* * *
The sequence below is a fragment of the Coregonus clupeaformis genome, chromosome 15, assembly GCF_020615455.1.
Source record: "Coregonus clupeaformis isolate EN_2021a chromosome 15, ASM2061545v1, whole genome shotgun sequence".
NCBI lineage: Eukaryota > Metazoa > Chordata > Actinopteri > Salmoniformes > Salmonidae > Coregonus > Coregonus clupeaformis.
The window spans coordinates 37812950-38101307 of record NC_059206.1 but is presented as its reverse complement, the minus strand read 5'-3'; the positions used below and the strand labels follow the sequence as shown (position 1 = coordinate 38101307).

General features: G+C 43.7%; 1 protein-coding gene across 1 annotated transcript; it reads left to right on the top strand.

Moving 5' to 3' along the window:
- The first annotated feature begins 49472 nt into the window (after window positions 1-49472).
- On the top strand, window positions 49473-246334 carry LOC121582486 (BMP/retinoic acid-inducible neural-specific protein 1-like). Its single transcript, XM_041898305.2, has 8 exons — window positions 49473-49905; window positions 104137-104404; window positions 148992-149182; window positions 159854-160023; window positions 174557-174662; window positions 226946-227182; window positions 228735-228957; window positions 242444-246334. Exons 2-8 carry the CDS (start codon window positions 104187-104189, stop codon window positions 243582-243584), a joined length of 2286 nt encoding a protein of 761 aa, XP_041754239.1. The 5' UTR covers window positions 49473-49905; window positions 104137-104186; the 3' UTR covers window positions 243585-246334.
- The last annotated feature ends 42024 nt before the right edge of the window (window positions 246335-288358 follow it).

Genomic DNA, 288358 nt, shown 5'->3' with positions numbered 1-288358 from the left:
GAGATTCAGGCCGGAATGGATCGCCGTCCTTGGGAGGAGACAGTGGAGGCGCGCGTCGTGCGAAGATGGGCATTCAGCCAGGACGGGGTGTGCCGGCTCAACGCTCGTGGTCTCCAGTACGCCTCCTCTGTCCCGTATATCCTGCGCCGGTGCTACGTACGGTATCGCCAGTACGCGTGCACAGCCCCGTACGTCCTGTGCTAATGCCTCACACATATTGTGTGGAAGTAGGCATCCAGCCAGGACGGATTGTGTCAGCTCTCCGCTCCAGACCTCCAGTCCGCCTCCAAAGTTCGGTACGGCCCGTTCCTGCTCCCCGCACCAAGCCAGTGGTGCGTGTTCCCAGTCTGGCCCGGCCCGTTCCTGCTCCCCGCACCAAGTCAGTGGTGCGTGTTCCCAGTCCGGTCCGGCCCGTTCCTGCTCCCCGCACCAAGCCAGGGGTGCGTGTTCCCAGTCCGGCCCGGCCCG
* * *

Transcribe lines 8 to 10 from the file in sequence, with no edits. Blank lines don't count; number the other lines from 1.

- On the top strand, window positions 49473-246334 carry LOC121582486 (BMP/retinoic acid-inducible neural-specific protein 1-like). Its single transcript, XM_041898305.2, has 8 exons — window positions 49473-49905; window positions 104137-104404; window positions 148992-149182; window positions 159854-160023; window positions 174557-174662; window positions 226946-227182; window positions 228735-228957; window positions 242444-246334. Exons 2-8 carry the CDS (start codon window positions 104187-104189, stop codon window positions 243582-243584), a joined length of 2286 nt encoding a protein of 761 aa, XP_041754239.1. The 5' UTR covers window positions 49473-49905; window positions 104137-104186; the 3' UTR covers window positions 243585-246334.
- The last annotated feature ends 42024 nt before the right edge of the window (window positions 246335-288358 follow it).

Genomic DNA, 288358 nt, shown 5'->3' with positions numbered 1-288358 from the left: